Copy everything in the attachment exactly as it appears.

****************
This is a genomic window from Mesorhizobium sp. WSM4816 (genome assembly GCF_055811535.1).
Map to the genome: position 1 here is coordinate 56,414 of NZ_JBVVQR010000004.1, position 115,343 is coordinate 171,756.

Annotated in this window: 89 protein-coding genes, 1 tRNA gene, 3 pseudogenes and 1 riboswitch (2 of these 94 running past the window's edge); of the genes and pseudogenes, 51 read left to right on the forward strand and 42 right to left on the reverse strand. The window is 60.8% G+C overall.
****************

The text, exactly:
This is a genomic window from Mesorhizobium sp. WSM4816 (genome assembly GCF_055811535.1).
Map to the genome: position 1 here is coordinate 56,414 of NZ_JBVVQR010000004.1, position 115,343 is coordinate 171,756.

Annotated in this window: 89 protein-coding genes, 1 tRNA gene, 3 pseudogenes and 1 riboswitch (2 of these 94 running past the window's edge); of the genes and pseudogenes, 51 read left to right on the forward strand and 42 right to left on the reverse strand. The window is 60.8% G+C overall.